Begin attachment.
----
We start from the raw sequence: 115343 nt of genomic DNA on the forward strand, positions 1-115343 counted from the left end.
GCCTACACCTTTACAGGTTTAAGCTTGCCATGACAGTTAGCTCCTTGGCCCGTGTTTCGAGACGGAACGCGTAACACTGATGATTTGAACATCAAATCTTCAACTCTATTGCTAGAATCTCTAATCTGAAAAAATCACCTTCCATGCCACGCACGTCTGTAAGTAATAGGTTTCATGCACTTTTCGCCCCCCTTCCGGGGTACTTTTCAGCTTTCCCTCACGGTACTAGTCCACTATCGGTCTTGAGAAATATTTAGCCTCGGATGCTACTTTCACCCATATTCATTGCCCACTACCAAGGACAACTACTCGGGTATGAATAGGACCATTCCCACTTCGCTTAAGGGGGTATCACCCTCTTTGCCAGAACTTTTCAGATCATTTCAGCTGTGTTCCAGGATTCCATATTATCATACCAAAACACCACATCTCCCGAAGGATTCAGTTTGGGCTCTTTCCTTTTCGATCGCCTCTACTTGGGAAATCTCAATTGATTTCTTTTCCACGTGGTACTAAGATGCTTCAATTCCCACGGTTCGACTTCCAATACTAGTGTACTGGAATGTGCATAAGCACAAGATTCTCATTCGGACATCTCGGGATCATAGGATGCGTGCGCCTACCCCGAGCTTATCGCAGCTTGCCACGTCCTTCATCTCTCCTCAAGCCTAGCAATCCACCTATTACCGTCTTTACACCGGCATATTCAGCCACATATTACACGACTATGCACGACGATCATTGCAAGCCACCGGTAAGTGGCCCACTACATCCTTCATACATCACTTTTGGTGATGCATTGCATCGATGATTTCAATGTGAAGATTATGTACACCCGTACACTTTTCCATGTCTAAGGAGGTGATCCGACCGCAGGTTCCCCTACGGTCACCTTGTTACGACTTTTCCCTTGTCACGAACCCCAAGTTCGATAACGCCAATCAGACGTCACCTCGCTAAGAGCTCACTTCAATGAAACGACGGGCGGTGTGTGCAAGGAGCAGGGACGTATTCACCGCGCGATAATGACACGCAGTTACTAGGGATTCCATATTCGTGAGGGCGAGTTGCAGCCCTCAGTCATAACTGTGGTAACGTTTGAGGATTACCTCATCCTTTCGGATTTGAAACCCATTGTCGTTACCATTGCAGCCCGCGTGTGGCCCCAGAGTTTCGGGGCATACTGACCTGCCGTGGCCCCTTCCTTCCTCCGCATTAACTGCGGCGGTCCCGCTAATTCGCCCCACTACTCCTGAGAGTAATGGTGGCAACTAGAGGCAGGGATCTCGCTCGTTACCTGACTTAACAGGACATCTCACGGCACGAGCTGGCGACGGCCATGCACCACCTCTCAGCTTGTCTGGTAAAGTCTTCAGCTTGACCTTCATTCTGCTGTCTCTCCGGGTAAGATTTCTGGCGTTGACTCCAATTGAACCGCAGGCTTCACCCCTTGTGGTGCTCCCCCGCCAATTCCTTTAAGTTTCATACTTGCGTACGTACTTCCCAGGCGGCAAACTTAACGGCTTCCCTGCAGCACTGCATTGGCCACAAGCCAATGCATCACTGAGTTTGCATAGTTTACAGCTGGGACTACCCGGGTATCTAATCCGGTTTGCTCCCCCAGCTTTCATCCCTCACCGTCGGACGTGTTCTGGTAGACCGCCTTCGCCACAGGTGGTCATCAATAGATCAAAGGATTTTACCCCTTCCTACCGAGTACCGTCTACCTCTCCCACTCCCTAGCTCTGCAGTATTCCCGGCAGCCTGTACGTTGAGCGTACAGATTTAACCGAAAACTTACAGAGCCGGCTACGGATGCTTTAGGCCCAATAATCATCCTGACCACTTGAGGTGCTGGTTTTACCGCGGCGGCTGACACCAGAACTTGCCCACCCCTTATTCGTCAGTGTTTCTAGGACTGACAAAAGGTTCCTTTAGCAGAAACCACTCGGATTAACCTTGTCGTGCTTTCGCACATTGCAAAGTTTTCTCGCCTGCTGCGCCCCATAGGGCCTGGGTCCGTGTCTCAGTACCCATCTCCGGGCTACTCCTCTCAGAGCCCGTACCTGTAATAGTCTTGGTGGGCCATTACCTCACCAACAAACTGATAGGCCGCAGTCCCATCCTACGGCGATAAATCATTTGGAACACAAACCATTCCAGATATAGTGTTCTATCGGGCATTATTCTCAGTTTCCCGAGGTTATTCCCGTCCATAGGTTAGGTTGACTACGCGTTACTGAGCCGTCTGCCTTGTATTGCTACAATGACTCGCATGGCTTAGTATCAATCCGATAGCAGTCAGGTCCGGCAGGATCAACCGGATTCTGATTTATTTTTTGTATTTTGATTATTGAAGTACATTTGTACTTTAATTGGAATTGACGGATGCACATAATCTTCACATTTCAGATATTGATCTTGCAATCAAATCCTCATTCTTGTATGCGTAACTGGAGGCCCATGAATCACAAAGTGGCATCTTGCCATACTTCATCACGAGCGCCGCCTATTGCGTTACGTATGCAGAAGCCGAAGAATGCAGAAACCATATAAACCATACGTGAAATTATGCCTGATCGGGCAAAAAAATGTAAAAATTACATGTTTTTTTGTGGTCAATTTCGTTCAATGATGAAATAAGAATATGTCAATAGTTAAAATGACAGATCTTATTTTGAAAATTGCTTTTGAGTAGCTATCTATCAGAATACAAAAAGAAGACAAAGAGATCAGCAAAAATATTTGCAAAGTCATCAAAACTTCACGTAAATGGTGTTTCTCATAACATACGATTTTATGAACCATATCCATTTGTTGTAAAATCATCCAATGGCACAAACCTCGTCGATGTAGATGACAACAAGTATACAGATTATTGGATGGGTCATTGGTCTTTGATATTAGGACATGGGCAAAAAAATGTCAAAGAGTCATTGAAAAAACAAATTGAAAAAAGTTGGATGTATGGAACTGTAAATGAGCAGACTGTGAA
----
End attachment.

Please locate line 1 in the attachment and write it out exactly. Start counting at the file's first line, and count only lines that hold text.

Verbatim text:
We start from the raw sequence: 115343 nt of genomic DNA on the forward strand, positions 1-115343 counted from the left end.